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    juliet_ipod.jpgQuote:  “Good night, good night! Parting is such sweet sorrow,/ That I shall say good night till it be morrow.” William Shakespeare, Romeo and Juliet.

    Figure of Speech:  oxymoron, the compressed paradox.  From the Greek, “sharp dullness.”

    The ancients Greeks, those witty chaps, made their term for an oxymoron … an oxymoron! (By “sharp dullness” they meant “cleverly stupid,” not “old knife that can give you tetanus.”) 

    Shakespeare, that even wittier chap, uses it as a neatly packaged expression of love.  It’s hard to say goodbye, but then I can look forward to saying hello.  This reminds Figaro of the old song line, “How can I miss you if you won’t go away?”

    Speaking of which, we’re giving you a chance to miss us for a few days.  Occasionally, Figaro’s clients have the ill grace to make him work every once in a while.  He hopes to get back to figuring late in the week.  If you can’t wait that long (and who can, really?), throw him some rhetorical questions in Ask Figaro, or read excerpts from his new book.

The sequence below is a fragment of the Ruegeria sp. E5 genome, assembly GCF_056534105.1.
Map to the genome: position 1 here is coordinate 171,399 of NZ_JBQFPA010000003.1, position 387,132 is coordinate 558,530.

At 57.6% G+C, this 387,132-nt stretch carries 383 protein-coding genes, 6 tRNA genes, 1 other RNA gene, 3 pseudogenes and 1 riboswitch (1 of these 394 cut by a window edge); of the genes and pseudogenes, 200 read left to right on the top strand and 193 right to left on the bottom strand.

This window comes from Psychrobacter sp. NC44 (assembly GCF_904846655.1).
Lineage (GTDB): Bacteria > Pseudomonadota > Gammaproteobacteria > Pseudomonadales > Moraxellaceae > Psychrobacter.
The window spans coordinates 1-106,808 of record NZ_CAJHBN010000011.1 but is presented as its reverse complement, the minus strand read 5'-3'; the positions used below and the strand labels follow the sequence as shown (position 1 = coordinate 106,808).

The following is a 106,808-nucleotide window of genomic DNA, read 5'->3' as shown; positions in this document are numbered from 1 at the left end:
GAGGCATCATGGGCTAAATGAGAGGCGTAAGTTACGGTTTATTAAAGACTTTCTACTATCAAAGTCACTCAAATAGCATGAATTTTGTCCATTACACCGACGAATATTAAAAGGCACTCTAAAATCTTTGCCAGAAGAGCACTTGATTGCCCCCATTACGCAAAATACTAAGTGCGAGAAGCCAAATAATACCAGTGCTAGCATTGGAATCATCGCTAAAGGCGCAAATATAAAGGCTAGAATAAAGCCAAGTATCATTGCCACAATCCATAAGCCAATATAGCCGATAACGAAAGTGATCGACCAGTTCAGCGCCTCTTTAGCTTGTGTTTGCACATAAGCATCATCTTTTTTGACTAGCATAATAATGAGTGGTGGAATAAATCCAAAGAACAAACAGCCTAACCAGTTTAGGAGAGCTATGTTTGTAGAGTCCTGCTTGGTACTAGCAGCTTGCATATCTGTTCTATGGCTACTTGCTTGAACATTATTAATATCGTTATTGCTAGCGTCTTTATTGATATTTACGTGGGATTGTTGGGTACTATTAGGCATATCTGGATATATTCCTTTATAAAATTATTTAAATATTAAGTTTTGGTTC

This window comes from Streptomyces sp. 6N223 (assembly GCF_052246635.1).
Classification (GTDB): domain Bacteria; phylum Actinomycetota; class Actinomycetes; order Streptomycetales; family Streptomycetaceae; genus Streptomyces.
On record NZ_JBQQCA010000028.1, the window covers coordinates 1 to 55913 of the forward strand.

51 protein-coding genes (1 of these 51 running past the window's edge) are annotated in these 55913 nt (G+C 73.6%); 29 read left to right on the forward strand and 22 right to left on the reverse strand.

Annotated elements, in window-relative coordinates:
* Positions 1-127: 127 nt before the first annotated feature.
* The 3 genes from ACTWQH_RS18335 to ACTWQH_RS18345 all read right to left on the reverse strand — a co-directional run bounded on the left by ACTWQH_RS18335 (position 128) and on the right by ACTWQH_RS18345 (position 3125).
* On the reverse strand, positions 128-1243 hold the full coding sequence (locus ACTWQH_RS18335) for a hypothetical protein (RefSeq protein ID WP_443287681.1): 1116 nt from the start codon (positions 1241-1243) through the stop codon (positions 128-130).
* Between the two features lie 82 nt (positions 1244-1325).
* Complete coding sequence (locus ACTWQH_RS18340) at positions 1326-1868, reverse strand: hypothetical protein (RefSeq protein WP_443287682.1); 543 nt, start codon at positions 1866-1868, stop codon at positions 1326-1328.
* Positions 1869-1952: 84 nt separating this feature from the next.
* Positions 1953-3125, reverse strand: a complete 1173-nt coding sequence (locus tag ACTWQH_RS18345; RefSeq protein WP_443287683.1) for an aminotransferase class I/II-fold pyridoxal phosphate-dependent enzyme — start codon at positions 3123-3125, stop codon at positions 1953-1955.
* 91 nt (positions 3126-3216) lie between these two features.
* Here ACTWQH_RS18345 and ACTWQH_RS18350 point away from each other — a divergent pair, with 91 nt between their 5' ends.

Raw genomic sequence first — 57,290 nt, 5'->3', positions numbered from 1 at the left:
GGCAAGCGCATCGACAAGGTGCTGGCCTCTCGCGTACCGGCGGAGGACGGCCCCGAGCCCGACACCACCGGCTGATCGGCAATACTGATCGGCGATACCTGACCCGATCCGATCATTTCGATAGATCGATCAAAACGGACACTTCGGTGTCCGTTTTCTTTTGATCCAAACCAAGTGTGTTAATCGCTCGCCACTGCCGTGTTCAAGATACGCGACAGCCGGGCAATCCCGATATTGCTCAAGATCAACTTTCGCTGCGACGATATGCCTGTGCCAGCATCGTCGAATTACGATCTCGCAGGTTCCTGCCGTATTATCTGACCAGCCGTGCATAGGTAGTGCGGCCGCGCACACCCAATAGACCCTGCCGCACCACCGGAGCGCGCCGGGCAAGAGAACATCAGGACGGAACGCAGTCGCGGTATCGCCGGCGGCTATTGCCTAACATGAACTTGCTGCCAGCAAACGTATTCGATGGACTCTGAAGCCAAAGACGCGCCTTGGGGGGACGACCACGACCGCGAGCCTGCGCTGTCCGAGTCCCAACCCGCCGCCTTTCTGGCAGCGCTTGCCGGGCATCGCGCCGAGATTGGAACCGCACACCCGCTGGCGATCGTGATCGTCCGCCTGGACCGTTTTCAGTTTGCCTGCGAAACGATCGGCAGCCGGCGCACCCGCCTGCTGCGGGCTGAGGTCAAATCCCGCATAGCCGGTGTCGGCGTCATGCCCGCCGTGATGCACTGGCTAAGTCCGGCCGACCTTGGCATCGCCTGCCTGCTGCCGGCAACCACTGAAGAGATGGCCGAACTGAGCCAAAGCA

Snappy Answer:  “Morrow is, like, so yesterday.  So just IM, me, ‘k?” 

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    Reader Comments (3)

    Hi Figaro!

    I was looking for your post on President Clinton's "...depends on what the definition of is is", or Senator Kerry's ""You bet we might have." --when asked if he would have gone to war against Saddam Hussein if he refused to disarm, or...

    September 13, 2006 | Unregistered CommenterJack
    You'll find an answer on "Ask Figaro": http://www.inpraiseofargument.squarespace.com/ask-figaro
    September 13, 2006 | Unregistered CommenterFigaro
    william shakespeare is a blast,,,
    so juliet you like romulets?
    November 7, 2006 | Unregistered Commenterromeo

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